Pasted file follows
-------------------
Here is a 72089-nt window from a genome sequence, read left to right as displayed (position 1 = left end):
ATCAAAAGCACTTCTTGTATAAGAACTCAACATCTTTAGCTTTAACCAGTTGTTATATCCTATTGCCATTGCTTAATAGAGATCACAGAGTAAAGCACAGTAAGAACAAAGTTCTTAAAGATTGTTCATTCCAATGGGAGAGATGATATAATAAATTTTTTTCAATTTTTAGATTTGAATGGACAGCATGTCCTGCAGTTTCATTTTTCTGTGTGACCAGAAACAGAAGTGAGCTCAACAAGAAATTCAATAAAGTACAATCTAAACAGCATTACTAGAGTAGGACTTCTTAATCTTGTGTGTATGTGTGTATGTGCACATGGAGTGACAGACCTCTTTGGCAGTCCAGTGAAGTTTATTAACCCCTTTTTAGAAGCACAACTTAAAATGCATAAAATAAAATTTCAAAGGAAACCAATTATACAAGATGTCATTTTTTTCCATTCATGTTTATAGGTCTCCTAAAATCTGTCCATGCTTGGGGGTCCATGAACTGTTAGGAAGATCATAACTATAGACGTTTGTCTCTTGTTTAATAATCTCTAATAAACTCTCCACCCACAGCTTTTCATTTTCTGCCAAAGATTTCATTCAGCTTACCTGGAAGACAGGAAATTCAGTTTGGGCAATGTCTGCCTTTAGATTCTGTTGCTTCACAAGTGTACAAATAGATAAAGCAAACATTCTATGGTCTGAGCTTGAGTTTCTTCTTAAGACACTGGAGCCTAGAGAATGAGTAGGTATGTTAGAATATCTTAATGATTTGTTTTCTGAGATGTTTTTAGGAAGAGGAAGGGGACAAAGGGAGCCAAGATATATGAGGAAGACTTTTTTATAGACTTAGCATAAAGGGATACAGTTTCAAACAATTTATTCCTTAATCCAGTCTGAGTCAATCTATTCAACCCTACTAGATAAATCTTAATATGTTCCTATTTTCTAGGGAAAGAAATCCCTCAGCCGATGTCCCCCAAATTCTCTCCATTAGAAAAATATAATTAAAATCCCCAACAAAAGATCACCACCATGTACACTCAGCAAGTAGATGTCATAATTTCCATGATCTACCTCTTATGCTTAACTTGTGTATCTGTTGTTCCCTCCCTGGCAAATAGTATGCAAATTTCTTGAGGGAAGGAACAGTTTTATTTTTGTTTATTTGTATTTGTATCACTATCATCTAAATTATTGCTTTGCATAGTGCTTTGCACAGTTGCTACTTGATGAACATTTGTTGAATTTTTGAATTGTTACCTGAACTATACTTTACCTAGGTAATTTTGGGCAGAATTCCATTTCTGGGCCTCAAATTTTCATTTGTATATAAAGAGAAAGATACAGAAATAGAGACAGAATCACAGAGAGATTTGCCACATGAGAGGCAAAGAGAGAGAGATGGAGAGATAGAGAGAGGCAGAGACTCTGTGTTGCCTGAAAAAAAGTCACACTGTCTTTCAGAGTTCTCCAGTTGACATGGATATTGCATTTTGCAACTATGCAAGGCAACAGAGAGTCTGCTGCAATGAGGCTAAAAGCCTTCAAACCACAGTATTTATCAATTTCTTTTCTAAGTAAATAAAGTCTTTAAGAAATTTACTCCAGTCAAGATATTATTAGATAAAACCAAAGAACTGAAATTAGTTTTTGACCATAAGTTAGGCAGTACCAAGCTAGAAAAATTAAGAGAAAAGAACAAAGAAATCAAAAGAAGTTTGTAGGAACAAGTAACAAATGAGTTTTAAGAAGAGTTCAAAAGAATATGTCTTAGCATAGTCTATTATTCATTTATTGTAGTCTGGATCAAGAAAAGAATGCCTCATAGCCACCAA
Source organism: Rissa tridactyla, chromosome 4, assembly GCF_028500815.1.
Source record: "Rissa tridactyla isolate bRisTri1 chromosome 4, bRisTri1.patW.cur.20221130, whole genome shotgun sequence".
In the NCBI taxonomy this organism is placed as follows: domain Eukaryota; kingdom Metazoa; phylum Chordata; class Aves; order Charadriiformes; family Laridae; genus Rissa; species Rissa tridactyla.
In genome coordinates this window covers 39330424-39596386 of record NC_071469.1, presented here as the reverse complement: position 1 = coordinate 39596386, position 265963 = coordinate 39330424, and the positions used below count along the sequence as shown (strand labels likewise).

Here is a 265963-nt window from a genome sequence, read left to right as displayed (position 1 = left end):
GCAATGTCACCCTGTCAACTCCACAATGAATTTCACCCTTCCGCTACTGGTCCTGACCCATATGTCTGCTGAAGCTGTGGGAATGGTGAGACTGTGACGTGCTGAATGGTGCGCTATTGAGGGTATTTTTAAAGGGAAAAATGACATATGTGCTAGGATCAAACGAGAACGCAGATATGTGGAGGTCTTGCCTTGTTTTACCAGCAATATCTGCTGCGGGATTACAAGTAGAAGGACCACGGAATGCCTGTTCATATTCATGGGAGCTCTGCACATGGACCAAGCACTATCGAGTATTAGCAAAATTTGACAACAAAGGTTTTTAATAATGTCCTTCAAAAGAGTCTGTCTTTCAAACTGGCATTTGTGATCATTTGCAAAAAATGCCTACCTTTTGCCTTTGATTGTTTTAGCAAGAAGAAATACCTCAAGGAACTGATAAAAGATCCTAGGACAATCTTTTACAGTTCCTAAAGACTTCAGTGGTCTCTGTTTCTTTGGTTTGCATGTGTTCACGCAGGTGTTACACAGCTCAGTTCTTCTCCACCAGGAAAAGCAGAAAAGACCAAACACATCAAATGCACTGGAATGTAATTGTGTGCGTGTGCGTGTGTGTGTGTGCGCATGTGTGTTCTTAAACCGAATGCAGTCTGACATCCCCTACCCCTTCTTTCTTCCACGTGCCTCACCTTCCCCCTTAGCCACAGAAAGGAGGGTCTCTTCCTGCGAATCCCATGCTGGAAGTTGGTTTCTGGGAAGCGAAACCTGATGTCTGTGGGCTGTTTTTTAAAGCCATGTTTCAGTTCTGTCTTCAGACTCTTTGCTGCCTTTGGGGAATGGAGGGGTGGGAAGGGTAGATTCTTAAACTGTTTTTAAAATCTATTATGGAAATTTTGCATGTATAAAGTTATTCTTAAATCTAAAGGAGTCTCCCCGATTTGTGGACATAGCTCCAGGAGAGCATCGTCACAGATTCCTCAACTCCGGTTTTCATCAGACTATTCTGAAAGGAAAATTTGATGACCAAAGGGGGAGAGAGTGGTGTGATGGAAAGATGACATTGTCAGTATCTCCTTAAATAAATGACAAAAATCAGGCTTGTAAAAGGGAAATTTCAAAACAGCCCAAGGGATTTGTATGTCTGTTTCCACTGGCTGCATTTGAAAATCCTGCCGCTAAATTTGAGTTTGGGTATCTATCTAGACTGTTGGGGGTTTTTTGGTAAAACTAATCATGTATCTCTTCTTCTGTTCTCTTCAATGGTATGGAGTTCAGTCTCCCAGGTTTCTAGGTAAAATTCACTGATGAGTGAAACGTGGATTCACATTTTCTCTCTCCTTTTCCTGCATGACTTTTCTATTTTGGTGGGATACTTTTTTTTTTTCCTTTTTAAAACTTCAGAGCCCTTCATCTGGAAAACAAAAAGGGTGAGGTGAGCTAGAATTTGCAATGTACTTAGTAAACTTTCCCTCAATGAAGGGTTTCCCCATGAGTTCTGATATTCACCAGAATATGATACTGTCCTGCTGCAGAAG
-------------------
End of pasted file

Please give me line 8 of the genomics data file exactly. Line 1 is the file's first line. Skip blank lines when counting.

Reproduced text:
GCAATGTCACCCTGTCAACTCCACAATGAATTTCACCCTTCCGCTACTGGTCCTGACCCATATGTCTGCTGAAGCTGTGGGAATGGTGAGACTGTGACGTGCTGAATGGTGCGCTATTGAGGGTATTTTTAAAGGGAAAAATGACATATGTGCTAGGATCAAACGAGAACGCAGATATGTGGAGGTCTTGCCTTGTTTTACCAGCAATATCTGCTGCGGGATTACAAGTAGAAGGACCACGGAATGCCTGTTCATATTCATGGGAGCTCTGCACATGGACCAAGCACTATCGAGTATTAGCAAAATTTGACAACAAAGGTTTTTAATAATGTCCTTCAAAAGAGTCTGTCTTTCAAACTGGCATTTGTGATCATTTGCAAAAAATGCCTACCTTTTGCCTTTGATTGTTTTAGCAAGAAGAAATACCTCAAGGAACTGATAAAAGATCCTAGGACAATCTTTTACAGTTCCTAAAGACTTCAGTGGTCTCTGTTTCTTTGGTTTGCATGTGTTCACGCAGGTGTTACACAGCTCAGTTCTTCTCCACCAGGAAAAGCAGAAAAGACCAAACACATCAAATGCACTGGAATGTAATTGTGTGCGTGTGCGTGTGTGTGTGTGCGCATGTGTGTTCTTAAACCGAATGCAGTCTGACATCCCCTACCCCTTCTTTCTTCCACGTGCCTCACCTTCCCCCTTAGCCACAGAAAGGAGGGTCTCTTCCTGCGAATCCCATGCTGGAAGTTGGTTTCTGGGAAGCGAAACCTGATGTCTGTGGGCTGTTTTTTAAAGCCATGTTTCAGTTCTGTCTTCAGACTCTTTGCTGCCTTTGGGGAATGGAGGGGTGGGAAGGGTAGATTCTTAAACTGTTTTTAAAATCTATTATGGAAATTTTGCATGTATAAAGTTATTCTTAAATCTAAAGGAGTCTCCCCGATTTGTGGACATAGCTCCAGGAGAGCATCGTCACAGATTCCTCAACTCCGGTTTTCATCAGACTATTCTGAAAGGAAAATTTGATGACCAAAGGGGGAGAGAGTGGTGTGATGGAAAGATGACATTGTCAGTATCTCCTTAAATAAATGACAAAAATCAGGCTTGTAAAAGGGAAATTTCAAAACAGCCCAAGGGATTTGTATGTCTGTTTCCACTGGCTGCATTTGAAAATCCTGCCGCTAAATTTGAGTTTGGGTATCTATCTAGACTGTTGGGGGTTTTTTGGTAAAACTAATCATGTATCTCTTCTTCTGTTCTCTTCAATGGTATGGAGTTCAGTCTCCCAGGTTTCTAGGTAAAATTCACTGATGAGTGAAACGTGGATTCACATTTTCTCTCTCCTTTTCCTGCATGACTTTTCTATTTTGGTGGGATACTTTTTTTTTTTCCTTTTTAAAACTTCAGAGCCCTTCATCTGGAAAACAAAAAGGGTGAGGTGAGCTAGAATTTGCAATGTACTTAGTAAACTTTCCCTCAATGAAGGGTTTCCCCATGAGTTCTGATATTCACCAGAATATGATACTGTCCTGCTGCAGAAG